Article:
Ys: Memories of Celceta Vita Review
With four Ys titles (five if you include Chronicles as the two separate games) gracing the PSP, it was only a matter of time before this action-based RPG series was going to jump to the Vita. I had fun with two previous entries in the Ys series that appeared on Steam, The Oath in Felghana, and Origins, so I was stoked to hear that Memories of Celceta would be getting an English release. I just wanted to see how Falcom would adapt the series for Sony’s more powerful handheld. What I can say is that this is certainly more Ys, and that’s fantastic news for fans of the series or newcomers wanting an RPG for their portable system.
Memories of Celceta has an interesting history behind it, because this is actually a re-imagining of Ys IV. In fact, this is the second time Ys IV has been retold, but it’s the first time that the series’ creators, Falcom, has had the chance to do their own take on Ys IV, due to the fact that the other two versions were developed by Hudson Soft and Tokin House. Memories of Celceta also marks it as the first time that the fourth iteration of the series has officially been translated into English, which is great for people who have become fans after playing the PSP titles over the past few years.
Veteran protagonist of the Ys series, Adol Christin, once again plays the main hero in Memories of Celceta. Soon after returning from the Great Forest, Adol runs into his friend, Duren, and explains that he can’t remember anything. Duren tells him who he is, and after saving some miners trapped in a mine, the duo are sent on a task to map the uncharted Great Forest for a tasty money reward that will make them millionaires. Obviously, this is a task that no one has ever succeeded in doing before, so the duo step in to the Great Forest with a seemingly impossible challenge in front of them, while at the same time seeing if they can find out what happened to Adol and his previous adventure in the Great Forest.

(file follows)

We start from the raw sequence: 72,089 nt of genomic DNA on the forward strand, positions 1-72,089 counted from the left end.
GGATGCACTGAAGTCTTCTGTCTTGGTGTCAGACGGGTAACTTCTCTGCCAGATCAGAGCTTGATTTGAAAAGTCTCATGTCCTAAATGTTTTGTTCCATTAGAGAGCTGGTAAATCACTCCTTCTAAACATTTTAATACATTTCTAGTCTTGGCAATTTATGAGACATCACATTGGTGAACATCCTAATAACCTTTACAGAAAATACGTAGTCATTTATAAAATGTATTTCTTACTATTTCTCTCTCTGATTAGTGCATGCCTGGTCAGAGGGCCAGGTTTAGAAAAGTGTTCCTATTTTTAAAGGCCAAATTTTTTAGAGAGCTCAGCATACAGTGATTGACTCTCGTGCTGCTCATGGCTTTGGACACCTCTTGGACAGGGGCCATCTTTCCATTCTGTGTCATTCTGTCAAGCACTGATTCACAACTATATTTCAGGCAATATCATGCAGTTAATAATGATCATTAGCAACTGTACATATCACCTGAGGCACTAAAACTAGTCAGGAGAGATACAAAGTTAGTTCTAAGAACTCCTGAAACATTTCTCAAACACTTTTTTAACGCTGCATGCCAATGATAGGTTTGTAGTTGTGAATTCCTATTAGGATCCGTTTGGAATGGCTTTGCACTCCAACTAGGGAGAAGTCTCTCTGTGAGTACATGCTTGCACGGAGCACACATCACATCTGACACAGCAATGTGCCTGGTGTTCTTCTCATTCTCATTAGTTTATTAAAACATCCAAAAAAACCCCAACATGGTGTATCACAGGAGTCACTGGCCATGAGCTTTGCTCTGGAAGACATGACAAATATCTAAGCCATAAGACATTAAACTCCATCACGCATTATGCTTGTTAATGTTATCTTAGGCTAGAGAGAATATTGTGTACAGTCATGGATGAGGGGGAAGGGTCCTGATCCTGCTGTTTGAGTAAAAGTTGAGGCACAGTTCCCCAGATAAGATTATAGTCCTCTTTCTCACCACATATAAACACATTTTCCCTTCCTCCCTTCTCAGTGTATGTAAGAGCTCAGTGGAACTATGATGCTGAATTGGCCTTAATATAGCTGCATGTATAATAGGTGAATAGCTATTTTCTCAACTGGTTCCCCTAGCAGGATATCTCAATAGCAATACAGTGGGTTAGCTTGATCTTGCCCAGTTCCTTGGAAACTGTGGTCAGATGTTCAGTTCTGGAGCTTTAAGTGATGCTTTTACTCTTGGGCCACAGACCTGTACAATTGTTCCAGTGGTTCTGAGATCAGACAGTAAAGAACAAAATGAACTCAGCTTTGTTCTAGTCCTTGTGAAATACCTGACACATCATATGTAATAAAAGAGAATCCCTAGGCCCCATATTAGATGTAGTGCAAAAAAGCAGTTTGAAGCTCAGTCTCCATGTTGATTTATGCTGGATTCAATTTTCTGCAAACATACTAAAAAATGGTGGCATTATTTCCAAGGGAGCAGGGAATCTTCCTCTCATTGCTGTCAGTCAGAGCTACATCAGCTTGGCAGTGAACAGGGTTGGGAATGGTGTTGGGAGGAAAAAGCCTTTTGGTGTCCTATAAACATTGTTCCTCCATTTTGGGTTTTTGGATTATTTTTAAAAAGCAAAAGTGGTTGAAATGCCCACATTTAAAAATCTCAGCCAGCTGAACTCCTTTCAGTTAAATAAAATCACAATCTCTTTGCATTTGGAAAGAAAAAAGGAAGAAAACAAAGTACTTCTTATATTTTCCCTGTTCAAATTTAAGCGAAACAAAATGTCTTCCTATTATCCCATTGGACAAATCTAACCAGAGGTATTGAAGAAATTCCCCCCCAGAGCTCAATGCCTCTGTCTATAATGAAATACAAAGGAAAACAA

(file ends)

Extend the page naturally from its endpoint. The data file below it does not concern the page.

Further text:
Amnesia is something that often happens to protagonists of JRPGs, but, while the trope might be one that is overly used in the genre, it’s not really a concern for this game. You are often finding glowing spheres that bring back specific memories of Adol’s past (which is something that hasn’t been explored in the Ys games), but it isn’t the main drive to get you motivated to the next story scene. The story isn’t exactly Oscar material. In fact, it’s the weakest aspect of Memories of Celceta, not because it’s particularly dreadful, but the gameplay is where most of the attention has been aimed, and the story is just there to add a bit of flavour to the game.
The speedy combat of Memories of Celceta will feel familiar for anyone who has played Ys Seven on the PSP. This is because the game employs the same three member setup (with a total of six characters to pick from to form the team) that was first crafted in Ys Seven, with each hero having their own special combat style. Adol is a master at slashing with his sword, while Duren likes to smash foes with his fists. Karna, on the other hand, specialises in keeping at a distance and throwing piercing knives at the enemies. The gameplay is crafted so that enemies will either take normal damage from these attack types or be strong against two of them and weak against the third, meaning that players need to keep a look out for the blue damage numbers coming off the enemies, which tells the player that the monster is strong against their weapon type and another character should be switched in. Members of the team are easily switched with a quick press of the circle button, moving the next person to the front and moving the previous leader to the back of the line – simple and efficient.